European Central Bank (ECB) policymakers are growing increasingly concerned about the weakening growth prospects. There is a growing momentum for a pause in rate hikes, according to eight sources with direct knowledge of the discussion. The ECB has been raising rates at each of its past nine meetings to control inflation. However, the recent major economic indicators have fallen below expectations, indicating the possibility of a recession. The “pause” camp is gaining support among policymakers, although the debate is still ongoing. None of the sources believe that a rate hike is the most likely outcome, even if it is their preference. This is a significant shift from six weeks ago when a rate hike was seen as the most likely scenario for September.
Even if there is a pause in rate hikes, the ECB will need to emphasize that its job is not done and further policy tightening may still be necessary. It could take several months, possibly until early 2024, to be confident that euro zone inflation, currently at 5.3%, is moving towards the central bank’s target of 2%. The debate among policymakers remains open, and no final decision will be made until after the next inflation reading on August 31 and the ECB’s new economic projections. The ECB’s next meeting is scheduled for September 14.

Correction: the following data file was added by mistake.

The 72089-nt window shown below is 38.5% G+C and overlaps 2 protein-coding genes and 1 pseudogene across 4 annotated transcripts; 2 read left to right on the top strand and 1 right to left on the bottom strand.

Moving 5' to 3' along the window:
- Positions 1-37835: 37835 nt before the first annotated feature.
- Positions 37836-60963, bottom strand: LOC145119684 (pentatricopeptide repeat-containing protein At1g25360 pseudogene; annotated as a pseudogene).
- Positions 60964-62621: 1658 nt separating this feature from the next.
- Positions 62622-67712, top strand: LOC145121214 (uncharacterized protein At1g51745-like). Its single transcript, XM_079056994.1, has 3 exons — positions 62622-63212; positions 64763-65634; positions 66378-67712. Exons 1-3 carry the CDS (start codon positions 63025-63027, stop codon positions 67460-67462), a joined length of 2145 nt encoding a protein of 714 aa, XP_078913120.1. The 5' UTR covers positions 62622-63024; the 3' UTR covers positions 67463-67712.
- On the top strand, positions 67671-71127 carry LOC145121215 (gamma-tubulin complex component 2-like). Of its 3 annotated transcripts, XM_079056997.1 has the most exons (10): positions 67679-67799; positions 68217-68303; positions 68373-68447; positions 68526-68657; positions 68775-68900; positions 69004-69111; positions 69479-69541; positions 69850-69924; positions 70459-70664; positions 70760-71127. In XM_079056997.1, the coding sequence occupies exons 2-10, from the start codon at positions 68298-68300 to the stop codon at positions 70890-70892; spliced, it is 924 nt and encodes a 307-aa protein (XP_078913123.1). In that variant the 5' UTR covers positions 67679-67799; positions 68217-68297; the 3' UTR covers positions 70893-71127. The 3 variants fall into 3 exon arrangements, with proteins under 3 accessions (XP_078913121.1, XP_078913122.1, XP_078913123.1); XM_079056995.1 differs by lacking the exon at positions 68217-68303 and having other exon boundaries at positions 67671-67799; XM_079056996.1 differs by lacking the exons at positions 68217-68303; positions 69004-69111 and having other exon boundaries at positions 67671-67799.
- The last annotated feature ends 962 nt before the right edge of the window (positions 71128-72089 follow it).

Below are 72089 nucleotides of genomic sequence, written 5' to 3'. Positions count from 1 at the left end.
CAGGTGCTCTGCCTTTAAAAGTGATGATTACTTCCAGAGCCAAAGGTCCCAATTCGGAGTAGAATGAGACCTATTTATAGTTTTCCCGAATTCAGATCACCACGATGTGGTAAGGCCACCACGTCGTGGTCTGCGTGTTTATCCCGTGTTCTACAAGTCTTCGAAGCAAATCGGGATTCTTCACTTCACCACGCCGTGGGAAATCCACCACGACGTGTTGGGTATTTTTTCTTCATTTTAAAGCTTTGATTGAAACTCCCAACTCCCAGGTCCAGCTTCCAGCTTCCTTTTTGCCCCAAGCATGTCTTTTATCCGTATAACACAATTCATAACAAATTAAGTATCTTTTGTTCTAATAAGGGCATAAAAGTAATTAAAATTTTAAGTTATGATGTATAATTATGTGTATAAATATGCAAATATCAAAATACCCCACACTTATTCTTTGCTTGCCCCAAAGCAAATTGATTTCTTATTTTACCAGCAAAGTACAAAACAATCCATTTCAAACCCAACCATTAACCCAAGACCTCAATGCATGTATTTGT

Market expectations are currently divided between a rate hike in September and a pause. However, it is anticipated that the ECB will eventually implement a final 25 basis point hike to 4% later this year. Arguments for a pause in rate hikes include concerns about a potential recession, the deteriorating growth outlook in China, and benign wage growth. Some policymakers caution against relying too heavily on sentiment surveys, as there has been a discrepancy between sentiment readings and actual data. Employment continues to grow, and the jobless rate is at a record low, suggesting a strong labor market. This contradicts historical patterns where significant disinflation is accompanied by rising unemployment. Advocates for a pause argue that negotiated wage growth is still relatively low and workers are trying to recover from years of high inflation. On the other hand, proponents of further tightening believe that underlying inflation has plateaued and a significant decline is needed to justify a pause. They want solid evidence that inflation is heading back to the target without the risk of remaining above 2%.
In conclusion, ECB policymakers are increasingly leaning towards a pause in rate hikes due to concerns about deteriorating growth prospects. However, the final decision will depend on upcoming inflation readings and economic projections. The ECB will need to emphasize that its job is not done and further policy tightening may still be necessary. Market expectations are divided between a rate hike and a pause, but it is anticipated that a final rate hike will be implemented later this year. Arguments for a pause center around recession fears, China’s growth outlook, and benign wage growth, while proponents of further tightening believe that underlying inflation has plateaued.
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